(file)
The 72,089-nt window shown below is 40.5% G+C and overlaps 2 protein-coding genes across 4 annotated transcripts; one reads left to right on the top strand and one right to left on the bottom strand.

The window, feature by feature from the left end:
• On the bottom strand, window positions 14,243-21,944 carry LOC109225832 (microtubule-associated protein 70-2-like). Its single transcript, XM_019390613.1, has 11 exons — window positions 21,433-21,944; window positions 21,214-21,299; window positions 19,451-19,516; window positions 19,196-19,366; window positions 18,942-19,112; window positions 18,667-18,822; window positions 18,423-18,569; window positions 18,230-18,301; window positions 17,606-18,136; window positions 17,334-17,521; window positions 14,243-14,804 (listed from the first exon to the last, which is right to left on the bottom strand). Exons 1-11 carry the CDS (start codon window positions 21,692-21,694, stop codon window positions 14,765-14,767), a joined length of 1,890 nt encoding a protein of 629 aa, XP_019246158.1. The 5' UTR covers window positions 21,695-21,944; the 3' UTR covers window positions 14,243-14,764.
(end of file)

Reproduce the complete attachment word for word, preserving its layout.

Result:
The 72,089-nt window shown below is 40.5% G+C and overlaps 2 protein-coding genes across 4 annotated transcripts; one reads left to right on the top strand and one right to left on the bottom strand.

The window, feature by feature from the left end:
• On the bottom strand, window positions 14,243-21,944 carry LOC109225832 (microtubule-associated protein 70-2-like). Its single transcript, XM_019390613.1, has 11 exons — window positions 21,433-21,944; window positions 21,214-21,299; window positions 19,451-19,516; window positions 19,196-19,366; window positions 18,942-19,112; window positions 18,667-18,822; window positions 18,423-18,569; window positions 18,230-18,301; window positions 17,606-18,136; window positions 17,334-17,521; window positions 14,243-14,804 (listed from the first exon to the last, which is right to left on the bottom strand). Exons 1-11 carry the CDS (start codon window positions 21,692-21,694, stop codon window positions 14,765-14,767), a joined length of 1,890 nt encoding a protein of 629 aa, XP_019246158.1. The 5' UTR covers window positions 21,695-21,944; the 3' UTR covers window positions 14,243-14,764.